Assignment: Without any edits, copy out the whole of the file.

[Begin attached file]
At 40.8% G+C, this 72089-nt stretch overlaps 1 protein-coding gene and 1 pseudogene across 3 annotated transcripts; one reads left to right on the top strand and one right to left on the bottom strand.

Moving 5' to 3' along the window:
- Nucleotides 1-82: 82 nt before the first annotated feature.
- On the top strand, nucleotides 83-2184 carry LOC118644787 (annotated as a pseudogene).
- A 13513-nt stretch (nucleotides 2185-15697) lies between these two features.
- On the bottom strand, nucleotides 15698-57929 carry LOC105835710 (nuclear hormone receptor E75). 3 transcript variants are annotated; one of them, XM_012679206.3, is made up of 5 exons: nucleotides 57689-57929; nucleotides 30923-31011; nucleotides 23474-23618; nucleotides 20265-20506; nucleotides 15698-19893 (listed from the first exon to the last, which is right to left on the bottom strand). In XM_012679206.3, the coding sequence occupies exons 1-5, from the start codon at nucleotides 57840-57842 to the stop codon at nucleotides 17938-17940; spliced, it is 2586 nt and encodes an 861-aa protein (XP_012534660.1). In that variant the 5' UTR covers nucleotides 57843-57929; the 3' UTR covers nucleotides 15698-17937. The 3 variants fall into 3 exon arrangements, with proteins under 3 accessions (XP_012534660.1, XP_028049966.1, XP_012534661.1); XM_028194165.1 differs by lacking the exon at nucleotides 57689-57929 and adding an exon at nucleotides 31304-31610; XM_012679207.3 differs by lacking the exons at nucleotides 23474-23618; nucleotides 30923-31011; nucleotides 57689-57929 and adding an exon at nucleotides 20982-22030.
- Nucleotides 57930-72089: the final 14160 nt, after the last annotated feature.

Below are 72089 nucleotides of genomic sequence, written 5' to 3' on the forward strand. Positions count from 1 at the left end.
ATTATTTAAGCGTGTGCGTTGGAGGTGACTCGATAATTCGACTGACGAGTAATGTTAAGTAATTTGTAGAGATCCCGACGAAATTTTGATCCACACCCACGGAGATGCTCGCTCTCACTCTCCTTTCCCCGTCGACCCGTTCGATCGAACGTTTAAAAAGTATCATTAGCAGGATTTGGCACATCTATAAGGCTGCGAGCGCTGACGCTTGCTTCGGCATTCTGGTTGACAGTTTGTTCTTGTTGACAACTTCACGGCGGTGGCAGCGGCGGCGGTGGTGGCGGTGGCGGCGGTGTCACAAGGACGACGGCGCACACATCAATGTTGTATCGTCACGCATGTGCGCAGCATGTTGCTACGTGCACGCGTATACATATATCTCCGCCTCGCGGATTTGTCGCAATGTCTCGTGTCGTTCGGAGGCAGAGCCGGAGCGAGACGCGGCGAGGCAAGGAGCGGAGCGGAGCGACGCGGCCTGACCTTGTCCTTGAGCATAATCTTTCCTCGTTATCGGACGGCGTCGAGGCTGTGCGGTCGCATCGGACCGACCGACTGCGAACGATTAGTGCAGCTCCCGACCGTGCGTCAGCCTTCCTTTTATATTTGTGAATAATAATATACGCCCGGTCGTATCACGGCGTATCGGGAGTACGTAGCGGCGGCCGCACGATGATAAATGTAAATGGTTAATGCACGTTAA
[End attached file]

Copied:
At 40.8% G+C, this 72089-nt stretch overlaps 1 protein-coding gene and 1 pseudogene across 3 annotated transcripts; one reads left to right on the top strand and one right to left on the bottom strand.

Moving 5' to 3' along the window:
- Nucleotides 1-82: 82 nt before the first annotated feature.
- On the top strand, nucleotides 83-2184 carry LOC118644787 (annotated as a pseudogene).
- A 13513-nt stretch (nucleotides 2185-15697) lies between these two features.
- On the bottom strand, nucleotides 15698-57929 carry LOC105835710 (nuclear hormone receptor E75). 3 transcript variants are annotated; one of them, XM_012679206.3, is made up of 5 exons: nucleotides 57689-57929; nucleotides 30923-31011; nucleotides 23474-23618; nucleotides 20265-20506; nucleotides 15698-19893 (listed from the first exon to the last, which is right to left on the bottom strand). In XM_012679206.3, the coding sequence occupies exons 1-5, from the start codon at nucleotides 57840-57842 to the stop codon at nucleotides 17938-17940; spliced, it is 2586 nt and encodes an 861-aa protein (XP_012534660.1). In that variant the 5' UTR covers nucleotides 57843-57929; the 3' UTR covers nucleotides 15698-17937. The 3 variants fall into 3 exon arrangements, with proteins under 3 accessions (XP_012534660.1, XP_028049966.1, XP_012534661.1); XM_028194165.1 differs by lacking the exon at nucleotides 57689-57929 and adding an exon at nucleotides 31304-31610; XM_012679207.3 differs by lacking the exons at nucleotides 23474-23618; nucleotides 30923-31011; nucleotides 57689-57929 and adding an exon at nucleotides 20982-22030.
- Nucleotides 57930-72089: the final 14160 nt, after the last annotated feature.

Below are 72089 nucleotides of genomic sequence, written 5' to 3' on the forward strand. Positions count from 1 at the left end.
ATTATTTAAGCGTGTGCGTTGGAGGTGACTCGATAATTCGACTGACGAGTAATGTTAAGTAATTTGTAGAGATCCCGACGAAATTTTGATCCACACCCACGGAGATGCTCGCTCTCACTCTCCTTTCCCCGTCGACCCGTTCGATCGAACGTTTAAAAAGTATCATTAGCAGGATTTGGCACATCTATAAGGCTGCGAGCGCTGACGCTTGCTTCGGCATTCTGGTTGACAGTTTGTTCTTGTTGACAACTTCACGGCGGTGGCAGCGGCGGCGGTGGTGGCGGTGGCGGCGGTGTCACAAGGACGACGGCGCACACATCAATGTTGTATCGTCACGCATGTGCGCAGCATGTTGCTACGTGCACGCGTATACATATATCTCCGCCTCGCGGATTTGTCGCAATGTCTCGTGTCGTTCGGAGGCAGAGCCGGAGCGAGACGCGGCGAGGCAAGGAGCGGAGCGGAGCGACGCGGCCTGACCTTGTCCTTGAGCATAATCTTTCCTCGTTATCGGACGGCGTCGAGGCTGTGCGGTCGCATCGGACCGACCGACTGCGAACGATTAGTGCAGCTCCCGACCGTGCGTCAGCCTTCCTTTTATATTTGTGAATAATAATATACGCCCGGTCGTATCACGGCGTATCGGGAGTACGTAGCGGCGGCCGCACGATGATAAATGTAAATGGTTAATGCACGTTAA